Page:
That’s it for me. If you’d like to dive in further on this discussion, feel free to join my email updates paulspain.com/updates. Reach out to me here on social media or you can email me directly if you like immediate help around this subject and some input: firstname.lastname@example.org.
A lot of people love Facebook because a great way of keeping in touch with family and friends and especially when you’re not in the same city all the time. It’s a great way of sharing those pictures and videos with extended family and grandparents and so on. Very handy. But where does LinkedIn fit in this picture?
I think it’s got different benefits for different people. For me, I find LinkedIn as just a great way to keep in touch from time to time with people. Certainly, a great way for me to share some of my content, my videos with others that I know. But it’s also had some really good business benefits.
I looked back a few years ago and I had decided, I should be using LinkedIn more. It is a business-focused social network, I’m a business so I should be utilising it.
So, I went out and I thought, “Well, who are the people that I should be adding on LinkedIn?”, and I remembered an old colleague who I bumped into in a conference a few months before, so, I added him on LinkedIn.
Now, as far as I’m aware he’d never ever recommended any business to me or my company before. But just about two or three days, after that particular situation where I added him on LinkedIn, he took a phone call from somebody that needed some help.
Now, it wasn’t a fit for his business, but it was fit for me. And he immediately recommended me. I can only think that look, it had been years since I worked with this particular person, yes, we’d seen each other a few months ago at an event but it was because I just reconnected with him on LinkedIn that would’ve been in front of mine.
So, he recommended that business and it ended up being an account that over the next few months generated a few hundred thousand dollars. Pretty important piece of business for my firm at the time.
You’d never know what connecting in person or online will do, whether the timing could be fortuitous or not but if you’re not using a tool like LinkedIn, you’re not staying connected with those that you know particularly in the business world. Then look, you could be missing out an opportunity.
My recommendation to you is, get yourself a good profile that really describes you, the business that you do clearly and succinctly. Make sure you have a good, clear, profile picture. If you don’t have one, get a nice headshot taken or an image that you can put on LinkedIn.
Just go and fill in the key areas and then make sure you’re connected to the people you meet. And when you meet new people, business cards are pretty old school.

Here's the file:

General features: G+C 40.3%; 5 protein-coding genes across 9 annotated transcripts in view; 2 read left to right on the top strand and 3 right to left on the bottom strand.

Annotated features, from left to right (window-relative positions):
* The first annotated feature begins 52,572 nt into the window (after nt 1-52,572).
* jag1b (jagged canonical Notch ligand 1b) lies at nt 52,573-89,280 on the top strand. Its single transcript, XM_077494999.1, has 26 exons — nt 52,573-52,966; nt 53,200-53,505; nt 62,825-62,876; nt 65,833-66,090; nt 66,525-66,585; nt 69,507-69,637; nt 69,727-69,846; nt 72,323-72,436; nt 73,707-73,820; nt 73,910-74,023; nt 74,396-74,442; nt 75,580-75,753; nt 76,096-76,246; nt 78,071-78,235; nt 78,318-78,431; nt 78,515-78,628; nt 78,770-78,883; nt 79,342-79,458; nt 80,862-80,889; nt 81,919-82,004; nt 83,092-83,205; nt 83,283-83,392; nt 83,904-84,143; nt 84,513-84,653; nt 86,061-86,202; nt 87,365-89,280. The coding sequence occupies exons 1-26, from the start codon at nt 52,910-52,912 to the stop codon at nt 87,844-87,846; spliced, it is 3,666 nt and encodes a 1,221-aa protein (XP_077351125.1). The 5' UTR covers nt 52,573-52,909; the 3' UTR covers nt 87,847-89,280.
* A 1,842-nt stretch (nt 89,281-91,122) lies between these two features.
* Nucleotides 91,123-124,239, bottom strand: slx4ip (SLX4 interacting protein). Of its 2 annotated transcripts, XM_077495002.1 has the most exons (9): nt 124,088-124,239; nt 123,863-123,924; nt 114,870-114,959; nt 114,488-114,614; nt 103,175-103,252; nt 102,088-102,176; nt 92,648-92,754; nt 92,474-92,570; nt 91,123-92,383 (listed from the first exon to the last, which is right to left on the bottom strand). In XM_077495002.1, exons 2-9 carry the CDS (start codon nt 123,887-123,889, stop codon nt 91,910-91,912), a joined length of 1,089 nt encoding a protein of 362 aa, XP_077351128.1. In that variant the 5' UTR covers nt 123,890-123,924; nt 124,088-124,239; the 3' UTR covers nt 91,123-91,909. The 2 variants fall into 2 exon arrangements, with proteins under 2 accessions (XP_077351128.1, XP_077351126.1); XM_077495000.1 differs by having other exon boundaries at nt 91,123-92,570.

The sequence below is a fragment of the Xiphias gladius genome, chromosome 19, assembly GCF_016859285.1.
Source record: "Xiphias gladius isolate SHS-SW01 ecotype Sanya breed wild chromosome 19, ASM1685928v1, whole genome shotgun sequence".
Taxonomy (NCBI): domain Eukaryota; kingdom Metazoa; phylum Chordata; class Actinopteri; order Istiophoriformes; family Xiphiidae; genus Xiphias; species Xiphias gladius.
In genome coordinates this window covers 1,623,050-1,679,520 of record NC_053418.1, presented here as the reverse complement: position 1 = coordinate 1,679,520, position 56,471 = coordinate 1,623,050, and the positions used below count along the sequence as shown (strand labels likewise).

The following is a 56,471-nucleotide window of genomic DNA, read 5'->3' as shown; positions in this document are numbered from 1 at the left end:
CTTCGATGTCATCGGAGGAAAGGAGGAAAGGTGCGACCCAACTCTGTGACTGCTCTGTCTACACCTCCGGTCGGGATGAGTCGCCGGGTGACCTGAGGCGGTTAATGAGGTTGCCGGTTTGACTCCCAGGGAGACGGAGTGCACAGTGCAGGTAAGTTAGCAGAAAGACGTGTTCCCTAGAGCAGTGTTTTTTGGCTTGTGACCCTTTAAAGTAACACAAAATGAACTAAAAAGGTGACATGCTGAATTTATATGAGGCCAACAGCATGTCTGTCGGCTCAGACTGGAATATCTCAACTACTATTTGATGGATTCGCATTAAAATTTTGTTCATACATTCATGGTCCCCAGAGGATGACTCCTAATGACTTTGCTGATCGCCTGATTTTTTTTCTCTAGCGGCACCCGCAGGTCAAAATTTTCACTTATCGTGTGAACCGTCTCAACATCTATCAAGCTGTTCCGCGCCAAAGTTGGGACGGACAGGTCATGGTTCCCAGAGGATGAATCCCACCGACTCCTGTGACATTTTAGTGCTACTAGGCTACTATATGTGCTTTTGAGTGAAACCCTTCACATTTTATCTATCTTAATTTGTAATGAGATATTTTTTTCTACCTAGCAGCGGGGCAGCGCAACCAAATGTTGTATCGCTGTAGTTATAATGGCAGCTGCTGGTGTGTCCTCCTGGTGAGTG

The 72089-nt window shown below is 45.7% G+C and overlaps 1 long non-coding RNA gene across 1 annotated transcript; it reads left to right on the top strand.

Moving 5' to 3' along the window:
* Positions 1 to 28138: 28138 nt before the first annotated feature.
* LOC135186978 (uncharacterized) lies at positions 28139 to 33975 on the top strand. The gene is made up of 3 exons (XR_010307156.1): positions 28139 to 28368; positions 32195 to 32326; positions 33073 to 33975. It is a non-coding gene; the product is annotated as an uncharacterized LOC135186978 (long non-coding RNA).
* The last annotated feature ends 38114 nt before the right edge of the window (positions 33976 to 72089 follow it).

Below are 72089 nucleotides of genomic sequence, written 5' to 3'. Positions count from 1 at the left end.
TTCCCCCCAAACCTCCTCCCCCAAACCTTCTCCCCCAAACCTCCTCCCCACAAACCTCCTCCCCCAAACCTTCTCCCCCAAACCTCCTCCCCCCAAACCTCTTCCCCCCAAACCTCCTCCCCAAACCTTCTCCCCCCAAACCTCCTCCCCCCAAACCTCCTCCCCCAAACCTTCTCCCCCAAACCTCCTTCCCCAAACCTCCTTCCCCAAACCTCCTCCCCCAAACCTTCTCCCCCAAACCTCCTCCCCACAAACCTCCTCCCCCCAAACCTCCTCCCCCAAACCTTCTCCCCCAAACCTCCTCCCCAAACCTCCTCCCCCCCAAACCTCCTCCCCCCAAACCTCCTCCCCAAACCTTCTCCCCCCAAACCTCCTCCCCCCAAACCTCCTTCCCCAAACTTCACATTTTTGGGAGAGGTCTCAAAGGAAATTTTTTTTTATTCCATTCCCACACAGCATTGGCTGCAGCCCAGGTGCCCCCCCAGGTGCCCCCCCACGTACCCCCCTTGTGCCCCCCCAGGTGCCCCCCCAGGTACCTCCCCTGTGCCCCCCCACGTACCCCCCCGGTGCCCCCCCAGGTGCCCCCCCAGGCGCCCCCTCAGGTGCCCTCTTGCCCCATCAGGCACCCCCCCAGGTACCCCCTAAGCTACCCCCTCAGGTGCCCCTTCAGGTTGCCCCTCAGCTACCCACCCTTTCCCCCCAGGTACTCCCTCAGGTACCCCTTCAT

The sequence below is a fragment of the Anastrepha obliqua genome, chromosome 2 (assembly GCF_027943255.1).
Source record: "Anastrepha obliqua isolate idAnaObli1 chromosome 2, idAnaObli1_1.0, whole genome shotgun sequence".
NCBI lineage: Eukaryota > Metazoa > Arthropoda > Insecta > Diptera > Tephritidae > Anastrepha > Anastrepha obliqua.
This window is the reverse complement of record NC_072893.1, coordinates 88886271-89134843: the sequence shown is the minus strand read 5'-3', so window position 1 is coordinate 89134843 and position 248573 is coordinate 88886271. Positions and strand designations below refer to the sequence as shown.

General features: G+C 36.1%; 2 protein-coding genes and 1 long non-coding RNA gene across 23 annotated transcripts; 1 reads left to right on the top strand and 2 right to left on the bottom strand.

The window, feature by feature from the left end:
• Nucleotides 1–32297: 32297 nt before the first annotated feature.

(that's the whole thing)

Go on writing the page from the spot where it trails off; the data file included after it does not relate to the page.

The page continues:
So, my approach is, when I meet somebody new in the business world is I immediately connect with them on LinkedIn.
That would be my recommendation for you and some people are more than happy to connect with people more broadly even if they haven’t met in person and that goes for me too.
So, if you’d like to connect with me on LinkedIn, and you’re not already connected directly, then feel free to do so.
I do appreciate it if you’re doing that to add a little note, let me know how you came across me.
Alright, thanks very much for listening. We’ll catch you next week in, of course, you can follow my email updates by going to paulspain.com/updates.
Apple has just announced their latest, new, Apple TV 4K, the new Apple Watch Series 3, the iPhone 8 and 8 Plus and the big one, the iPhone X. Now, should you be excited about this or is Apple just playing catch-up with the competition?
Let’s look through these announcements quickly. The Apple Watch, Series 3, an embedded sim card. Well, Apple isn’t the first to do that and to put that in a phone. But it looks like their approach is pretty slick. It’s going to work well.
Unfortunately, only available in a few markets. So, New Zealand, where I’m based, not available. It’s off the cards for now.
So, if I want to go out for a run or a walk, or I want to go out with my wife, leave the phone behind and have my phone just for those emergency communications, sorry, Paul Spain, doesn’t count for you. You live in the wrong country.
That would be the case for a lot of people around the world. What about this new Apple TV 4K? Well, Apple certainly isn’t the first to come to the market there with a Ultra-high definition but it’s good to see that coming through from Apple and interesting what they’re doing with the TV App.
Though again, that’s not available in all markets I think a positive move, they’re bringing that simplicity of their TV App to watching live sport and live news. Of course, over time that will become available more broadly as well.
So, the new phones, the iPhone 8 and the 8 Plus. Nice improvement and iterations there. Great to see Apple finally come to the party with wireless charging. Boy, we’ve had that for so many years in other devices and I’ve been wondering what’s happening here Apple? Well, they’ve got it, they’ve nailed it.
Looks like good improvements overall, but not super groundbreaking with the 8 and the 8 Plus. In fact, it almost seems cheeky for them not to call these the 7s, 7s Plus but certainly, there are some design changes there, glass back and so on, but not completely mind-blowing.
So, it really all rests on this new iPhone 10 or iPhone X as it’s written. This is a stunning looking device. Now, we’ve seen from Samsung and LG that’s the edge-to-edge screen. But Apple has taken that a step further and the screen looks glorious on this new iPhone 10, 5.8-inch screen, there will be just one size.